Mayor calls for summit with PM and premier on 'crisis' in Winnipeg
'Difficult week for our community,' with multiple homicides, prompts Bowman to ask for sit-down with leaders
Calling it a crisis, Mayor Brian Bowman has asked for a meeting with Prime Minister Justin Trudeau and Premier Brian Pallister to discuss public safety in Winnipeg.
Multiple homicides in the city over the last several days prompted Bowman to reach out to the two leaders.
"It's been a very difficult week for our community. It's been a difficult week for many residents in our community. It's been a difficult week for many of our service providers, including those in policing and health care," Bowman said.
The mayor says efforts must be made to target what he believes are the root causes of crime.
"So much of what we are dealing with right now stem from a greater need in our community to better combat mental health, addictions and families in crisis that aren't getting the support they need in our community," Bowman said Tuesday.
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Bowman believes it's time for the three leaders to meet and talk about how each government can help focus on the problem.
"We have reached a point where a face-to-face meeting between the prime minister, the premier and I is absolutely warranted to ensure we are as aligned as possible, to co-ordinate our resources in ways that will make a meaningful difference in the short and long term in our community," Bowman said.
Pallister, Trudeau meet Friday
Premier Brian Pallister told reporters he has a meeting with Trudeau scheduled for the end of the week and the topic of violence in Winnipeg "will be on the agenda." Pallister didn't say whether he would include Bowman in any meeting with the prime minister.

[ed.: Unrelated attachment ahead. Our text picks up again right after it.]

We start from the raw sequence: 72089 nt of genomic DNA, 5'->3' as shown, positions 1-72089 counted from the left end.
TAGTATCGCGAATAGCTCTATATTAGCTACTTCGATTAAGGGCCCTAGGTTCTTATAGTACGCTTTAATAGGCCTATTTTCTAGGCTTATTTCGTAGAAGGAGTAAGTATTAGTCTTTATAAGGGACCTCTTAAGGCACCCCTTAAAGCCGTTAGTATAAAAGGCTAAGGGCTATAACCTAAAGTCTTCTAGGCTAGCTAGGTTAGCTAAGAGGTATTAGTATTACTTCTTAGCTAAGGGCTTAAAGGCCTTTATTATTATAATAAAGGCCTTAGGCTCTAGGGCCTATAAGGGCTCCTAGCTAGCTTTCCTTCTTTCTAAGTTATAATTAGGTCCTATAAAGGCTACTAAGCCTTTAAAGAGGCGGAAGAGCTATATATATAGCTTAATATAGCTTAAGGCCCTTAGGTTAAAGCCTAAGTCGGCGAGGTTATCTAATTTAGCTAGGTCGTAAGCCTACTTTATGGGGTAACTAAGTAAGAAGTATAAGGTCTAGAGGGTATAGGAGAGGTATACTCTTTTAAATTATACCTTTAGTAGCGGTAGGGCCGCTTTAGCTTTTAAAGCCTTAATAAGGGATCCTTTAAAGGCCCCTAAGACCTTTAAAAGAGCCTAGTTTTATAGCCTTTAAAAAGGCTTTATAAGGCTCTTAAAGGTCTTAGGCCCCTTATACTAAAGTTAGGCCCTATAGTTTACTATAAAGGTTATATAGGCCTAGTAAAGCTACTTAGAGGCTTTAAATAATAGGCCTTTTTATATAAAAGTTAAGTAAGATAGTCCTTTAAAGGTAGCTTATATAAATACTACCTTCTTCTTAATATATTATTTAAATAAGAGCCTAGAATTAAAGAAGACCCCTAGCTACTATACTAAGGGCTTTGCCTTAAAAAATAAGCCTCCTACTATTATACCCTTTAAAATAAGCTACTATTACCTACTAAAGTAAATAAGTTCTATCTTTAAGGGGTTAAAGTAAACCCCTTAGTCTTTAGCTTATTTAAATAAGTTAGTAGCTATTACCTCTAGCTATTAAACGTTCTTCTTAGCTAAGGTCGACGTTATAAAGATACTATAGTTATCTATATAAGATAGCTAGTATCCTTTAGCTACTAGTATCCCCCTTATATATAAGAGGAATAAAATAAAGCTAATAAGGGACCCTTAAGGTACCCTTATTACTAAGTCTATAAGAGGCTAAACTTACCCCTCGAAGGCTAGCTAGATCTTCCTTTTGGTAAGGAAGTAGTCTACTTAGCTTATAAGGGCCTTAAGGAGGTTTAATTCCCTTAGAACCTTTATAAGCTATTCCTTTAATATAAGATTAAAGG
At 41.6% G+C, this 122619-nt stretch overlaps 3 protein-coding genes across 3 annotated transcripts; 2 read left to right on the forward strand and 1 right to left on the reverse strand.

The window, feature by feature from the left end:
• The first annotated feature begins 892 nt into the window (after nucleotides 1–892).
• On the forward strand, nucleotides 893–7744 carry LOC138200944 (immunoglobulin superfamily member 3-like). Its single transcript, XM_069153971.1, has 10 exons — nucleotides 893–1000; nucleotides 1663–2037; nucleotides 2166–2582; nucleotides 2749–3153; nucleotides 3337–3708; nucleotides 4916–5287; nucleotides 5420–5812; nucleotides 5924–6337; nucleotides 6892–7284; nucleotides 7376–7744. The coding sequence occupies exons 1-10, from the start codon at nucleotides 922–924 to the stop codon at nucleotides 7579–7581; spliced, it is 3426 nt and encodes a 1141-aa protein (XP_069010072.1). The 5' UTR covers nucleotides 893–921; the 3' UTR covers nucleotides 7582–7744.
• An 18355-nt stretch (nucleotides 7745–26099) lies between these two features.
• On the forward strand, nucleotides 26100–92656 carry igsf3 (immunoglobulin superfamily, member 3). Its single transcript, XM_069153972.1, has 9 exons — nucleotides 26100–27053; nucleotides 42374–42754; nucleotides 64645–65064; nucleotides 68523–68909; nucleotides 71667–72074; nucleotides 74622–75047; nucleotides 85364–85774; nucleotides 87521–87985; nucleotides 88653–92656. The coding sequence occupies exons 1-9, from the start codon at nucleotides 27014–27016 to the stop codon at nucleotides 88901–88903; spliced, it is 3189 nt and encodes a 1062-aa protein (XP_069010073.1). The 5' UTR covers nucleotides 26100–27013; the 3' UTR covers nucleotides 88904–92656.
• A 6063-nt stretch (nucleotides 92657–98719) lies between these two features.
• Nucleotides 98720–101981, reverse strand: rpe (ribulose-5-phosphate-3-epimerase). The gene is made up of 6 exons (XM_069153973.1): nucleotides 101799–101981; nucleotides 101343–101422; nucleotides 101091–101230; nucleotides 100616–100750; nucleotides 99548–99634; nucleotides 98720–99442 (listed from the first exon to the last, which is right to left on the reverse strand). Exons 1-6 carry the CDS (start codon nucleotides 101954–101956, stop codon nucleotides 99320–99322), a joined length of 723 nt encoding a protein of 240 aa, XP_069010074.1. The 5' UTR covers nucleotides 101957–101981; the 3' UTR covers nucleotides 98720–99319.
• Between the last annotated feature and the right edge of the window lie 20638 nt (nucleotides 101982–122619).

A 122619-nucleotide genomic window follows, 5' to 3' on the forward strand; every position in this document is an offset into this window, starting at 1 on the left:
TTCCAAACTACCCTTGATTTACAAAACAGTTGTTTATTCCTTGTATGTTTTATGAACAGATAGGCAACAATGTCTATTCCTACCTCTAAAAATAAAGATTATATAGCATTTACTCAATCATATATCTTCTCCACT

He did say he is keen to get the findings of a downtown safety review headed by Manitoba Police Commission chair David Asper.
Pallister was asked if he agrees that there's a crisis in the city.
"I agree with getting results for Manitobans and safer streets are what Manitobans who abide by the laws of our province deserve to have," Pallister responded.
Bowman believes the status quo isn't working.
"The victims and their families don't care what level of government is going to help," he said.
"Something has got to change, and change is difficult, but that means we need to scrutinize how we allocate our resources."
Crime reduction minister to meet with mayor
A spokesperson for Bill Blair, minister of border security and organized crime reduction, said his office has been in touch with Bowman to set up a meeting "to discuss the situation in Winnipeg and how we can better work together to better protect our communities."
"Protecting the health and safety of all Canadians is a top priority for our government and we are deeply concerned about recent tragedies that have occurred in Winnipeg recently," said Marie-Emmanuelle Cadieux, Blair's press secretary, in an email.
"Everyone deserves to feel safe in their communities, yet too many family members and friends have been impacted by crime."
The Assembly of Manitoba Chiefs also said Tuesday that it would like to be included in any meeting between Bowman, Pallister, and Trudeau discussing public safety.
"We need viable solutions and tangible actions to respond to the crisis we are in. However, we can't neglect the systemic issues and root causes of the crimes we are seeing," said AMC Grand Chief Arlen Dumas in a media release.
"Unfortunately, a large reason we are seeing issues like this surfacing is because First Nations have not been included in discussions like this."